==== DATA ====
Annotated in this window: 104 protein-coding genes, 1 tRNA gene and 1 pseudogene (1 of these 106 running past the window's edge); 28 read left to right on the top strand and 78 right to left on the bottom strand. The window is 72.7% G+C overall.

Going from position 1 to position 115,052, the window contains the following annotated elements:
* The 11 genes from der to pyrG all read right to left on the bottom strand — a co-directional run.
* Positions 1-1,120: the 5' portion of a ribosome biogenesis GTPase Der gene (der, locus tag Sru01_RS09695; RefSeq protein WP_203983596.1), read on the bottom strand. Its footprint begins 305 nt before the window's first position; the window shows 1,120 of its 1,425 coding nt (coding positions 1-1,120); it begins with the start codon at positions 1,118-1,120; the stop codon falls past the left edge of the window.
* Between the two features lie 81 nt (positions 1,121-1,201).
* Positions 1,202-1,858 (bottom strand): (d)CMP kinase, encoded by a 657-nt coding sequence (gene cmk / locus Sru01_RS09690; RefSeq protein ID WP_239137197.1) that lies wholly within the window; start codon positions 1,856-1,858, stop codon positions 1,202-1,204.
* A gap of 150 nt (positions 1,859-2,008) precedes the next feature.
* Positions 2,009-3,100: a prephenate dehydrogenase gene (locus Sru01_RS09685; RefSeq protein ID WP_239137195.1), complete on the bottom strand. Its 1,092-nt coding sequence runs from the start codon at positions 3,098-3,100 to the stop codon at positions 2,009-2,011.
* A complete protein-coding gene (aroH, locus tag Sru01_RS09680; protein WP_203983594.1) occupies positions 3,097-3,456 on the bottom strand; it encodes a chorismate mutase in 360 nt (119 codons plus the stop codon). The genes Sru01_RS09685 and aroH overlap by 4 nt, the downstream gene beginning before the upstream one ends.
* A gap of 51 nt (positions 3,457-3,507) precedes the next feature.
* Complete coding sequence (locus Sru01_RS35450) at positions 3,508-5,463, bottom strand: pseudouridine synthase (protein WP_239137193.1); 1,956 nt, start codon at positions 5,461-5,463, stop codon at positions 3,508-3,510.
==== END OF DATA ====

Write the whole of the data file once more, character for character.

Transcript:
Annotated in this window: 104 protein-coding genes, 1 tRNA gene and 1 pseudogene (1 of these 106 running past the window's edge); 28 read left to right on the top strand and 78 right to left on the bottom strand. The window is 72.7% G+C overall.

Going from position 1 to position 115,052, the window contains the following annotated elements:
* The 11 genes from der to pyrG all read right to left on the bottom strand — a co-directional run.
* Positions 1-1,120: the 5' portion of a ribosome biogenesis GTPase Der gene (der, locus tag Sru01_RS09695; RefSeq protein WP_203983596.1), read on the bottom strand. Its footprint begins 305 nt before the window's first position; the window shows 1,120 of its 1,425 coding nt (coding positions 1-1,120); it begins with the start codon at positions 1,118-1,120; the stop codon falls past the left edge of the window.
* Between the two features lie 81 nt (positions 1,121-1,201).
* Positions 1,202-1,858 (bottom strand): (d)CMP kinase, encoded by a 657-nt coding sequence (gene cmk / locus Sru01_RS09690; RefSeq protein ID WP_239137197.1) that lies wholly within the window; start codon positions 1,856-1,858, stop codon positions 1,202-1,204.
* A gap of 150 nt (positions 1,859-2,008) precedes the next feature.
* Positions 2,009-3,100: a prephenate dehydrogenase gene (locus Sru01_RS09685; RefSeq protein ID WP_239137195.1), complete on the bottom strand. Its 1,092-nt coding sequence runs from the start codon at positions 3,098-3,100 to the stop codon at positions 2,009-2,011.
* A complete protein-coding gene (aroH, locus tag Sru01_RS09680; protein WP_203983594.1) occupies positions 3,097-3,456 on the bottom strand; it encodes a chorismate mutase in 360 nt (119 codons plus the stop codon). The genes Sru01_RS09685 and aroH overlap by 4 nt, the downstream gene beginning before the upstream one ends.
* A gap of 51 nt (positions 3,457-3,507) precedes the next feature.
* Complete coding sequence (locus Sru01_RS35450) at positions 3,508-5,463, bottom strand: pseudouridine synthase (protein WP_239137193.1); 1,956 nt, start codon at positions 5,461-5,463, stop codon at positions 3,508-3,510.